Now that we have summarized the tasks of a business analyst, let's go back to the question of their place in Scrum.

Roles of a business analyst in Scrum

It may seem that there is no place for a business analyst in Scrum since that framework clearly defines the roles within a Scrum team as Product Owner, Scrum Master, and Developers. But luckily this is not the case.

It's important to mention, however, that Product Owner, Scrum Master, and Developers are roles within the Scrum team that may not necessarily correspond to the specialist’s actual role or position in the company based on their title. In other words, depending on the project, a business analyst can perform one of several Scrum roles.

Developer

Developers include not only software developers but also testers, designers, architects, business analysts, data analysts, and others who contribute directly to the product development. According to the Scrum Guide: "Developers are the people in the Scrum Team that are committed to creating any aspect of a usable Increment each Sprint."

In the role of a Developer, a business analyst performs the specific tasks that I mentioned in the Tasks of a business analyst section above.

The most common scenario is that a business analyst in Scrum is a part of the development team.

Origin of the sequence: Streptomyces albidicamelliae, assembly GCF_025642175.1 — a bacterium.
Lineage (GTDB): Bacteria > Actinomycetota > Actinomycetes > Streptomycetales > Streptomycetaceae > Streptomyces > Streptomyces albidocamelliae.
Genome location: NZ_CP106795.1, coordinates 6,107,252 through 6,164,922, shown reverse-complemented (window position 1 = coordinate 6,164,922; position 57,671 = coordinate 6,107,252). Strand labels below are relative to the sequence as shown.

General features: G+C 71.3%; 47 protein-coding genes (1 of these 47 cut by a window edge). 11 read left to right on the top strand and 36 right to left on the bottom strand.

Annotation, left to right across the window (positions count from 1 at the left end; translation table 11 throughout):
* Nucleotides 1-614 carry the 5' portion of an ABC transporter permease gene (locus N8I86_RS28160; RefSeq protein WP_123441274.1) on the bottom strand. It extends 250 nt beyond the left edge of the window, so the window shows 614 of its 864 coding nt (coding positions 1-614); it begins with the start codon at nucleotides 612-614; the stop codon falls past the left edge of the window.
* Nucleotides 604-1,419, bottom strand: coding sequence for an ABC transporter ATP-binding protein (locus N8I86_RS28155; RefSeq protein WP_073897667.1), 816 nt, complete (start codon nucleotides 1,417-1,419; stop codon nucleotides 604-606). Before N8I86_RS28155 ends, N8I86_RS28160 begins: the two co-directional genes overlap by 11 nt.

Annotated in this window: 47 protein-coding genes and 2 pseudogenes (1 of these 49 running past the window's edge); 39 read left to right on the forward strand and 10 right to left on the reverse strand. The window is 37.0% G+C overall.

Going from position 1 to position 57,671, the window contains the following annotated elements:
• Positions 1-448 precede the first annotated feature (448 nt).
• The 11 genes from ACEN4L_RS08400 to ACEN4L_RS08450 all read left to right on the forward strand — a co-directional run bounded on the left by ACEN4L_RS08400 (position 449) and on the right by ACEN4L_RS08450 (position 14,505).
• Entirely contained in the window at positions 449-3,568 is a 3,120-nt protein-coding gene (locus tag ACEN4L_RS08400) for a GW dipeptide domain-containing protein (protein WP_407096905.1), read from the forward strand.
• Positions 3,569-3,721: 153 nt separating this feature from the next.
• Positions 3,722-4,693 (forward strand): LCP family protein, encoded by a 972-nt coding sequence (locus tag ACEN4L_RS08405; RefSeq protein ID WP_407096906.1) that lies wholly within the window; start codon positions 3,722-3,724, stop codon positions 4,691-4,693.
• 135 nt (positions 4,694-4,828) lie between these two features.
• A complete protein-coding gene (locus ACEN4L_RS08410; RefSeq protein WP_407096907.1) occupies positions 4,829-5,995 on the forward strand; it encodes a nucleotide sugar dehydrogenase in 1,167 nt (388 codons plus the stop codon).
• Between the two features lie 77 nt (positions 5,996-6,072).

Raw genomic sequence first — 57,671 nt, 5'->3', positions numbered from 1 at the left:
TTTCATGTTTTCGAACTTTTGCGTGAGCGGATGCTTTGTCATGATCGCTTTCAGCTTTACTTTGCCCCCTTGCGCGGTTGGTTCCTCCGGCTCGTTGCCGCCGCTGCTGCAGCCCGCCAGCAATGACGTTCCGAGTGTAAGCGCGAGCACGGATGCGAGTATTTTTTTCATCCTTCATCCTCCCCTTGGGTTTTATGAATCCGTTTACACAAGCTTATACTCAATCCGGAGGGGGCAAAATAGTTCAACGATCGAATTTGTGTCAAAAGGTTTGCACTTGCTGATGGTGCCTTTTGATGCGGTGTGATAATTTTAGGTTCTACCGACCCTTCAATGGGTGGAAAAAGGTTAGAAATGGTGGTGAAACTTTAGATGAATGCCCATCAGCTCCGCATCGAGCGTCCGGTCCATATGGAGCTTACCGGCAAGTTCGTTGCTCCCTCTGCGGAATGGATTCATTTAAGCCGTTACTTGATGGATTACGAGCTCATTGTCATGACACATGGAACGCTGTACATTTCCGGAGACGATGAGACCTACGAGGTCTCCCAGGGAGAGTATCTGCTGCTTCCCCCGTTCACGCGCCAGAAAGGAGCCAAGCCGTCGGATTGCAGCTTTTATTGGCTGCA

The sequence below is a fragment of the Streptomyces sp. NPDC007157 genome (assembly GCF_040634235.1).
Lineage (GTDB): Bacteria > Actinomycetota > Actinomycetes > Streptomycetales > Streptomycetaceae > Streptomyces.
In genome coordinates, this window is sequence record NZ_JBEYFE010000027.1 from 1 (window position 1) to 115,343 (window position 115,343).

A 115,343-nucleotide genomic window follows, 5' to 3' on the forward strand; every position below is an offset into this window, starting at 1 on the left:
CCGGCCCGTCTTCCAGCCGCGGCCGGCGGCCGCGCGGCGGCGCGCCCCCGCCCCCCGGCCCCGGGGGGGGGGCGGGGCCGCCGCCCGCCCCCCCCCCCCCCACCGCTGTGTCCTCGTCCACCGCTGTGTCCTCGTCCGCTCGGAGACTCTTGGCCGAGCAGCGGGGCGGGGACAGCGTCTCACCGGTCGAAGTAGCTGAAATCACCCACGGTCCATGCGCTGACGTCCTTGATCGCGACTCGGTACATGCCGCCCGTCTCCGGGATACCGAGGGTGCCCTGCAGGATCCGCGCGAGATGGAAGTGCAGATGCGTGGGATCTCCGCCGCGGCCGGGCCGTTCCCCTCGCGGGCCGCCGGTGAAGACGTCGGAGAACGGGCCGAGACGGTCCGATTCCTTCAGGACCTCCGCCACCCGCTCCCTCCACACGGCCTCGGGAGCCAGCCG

Scrum Master

“The Scrum Master is accountable for establishing Scrum as defined in the Scrum Guide."  This means that the Scrum Master helps everyone within the team and throughout the organization understand the theory and practice of Scrum.

Both the Scrum Master and the business analyst actively interact with stakeholders, including the development team, clients, users, and others. They both play the role of facilitator and are responsible for effective communication.

The main tasks of a Scrum Master are to assist in Scrum adoption, ensure the team's effectiveness, organize and improve processes, and remove obstacles to achieving the desired goal. The key tasks of a business analyst are to identify, analyze, and document requirements, and communicate with the client and the team.

Thus, the main responsibilities of a BA and a Scrum Master differ, but they have certain tasks and areas of responsibility in common.

The role of the Scrum Master can be performed by a project manager or any other team member who has the necessary knowledge and qualifications. The Professional Scrum Master certification can confirm the required knowledge.

Can a business analyst be a Scrum Master? Yes. On projects, it is quite common to have situations in which someone who would typically be categorized as a Developer performs two roles. For example, they may be the Scrum Master and Developer, or the Product Owner and Developer. The Scrum Guide does not prohibit this. It explains that if "the Product Owner or Scrum Master are actively working on items in the Sprint Backlog, they participate [in the Daily Scrum] as Developers."

Therefore, within a Scrum team, a business analyst can:

  • be a part of the Developers and perform BA tasks; or
  • simultaneously be a Scrum Master, additionally fulfilling their responsibilities.

However, if a specialist in the business analyst role on a project exclusively performs the duties of a Scrum Master, they will no longer be considered a business analyst on that project.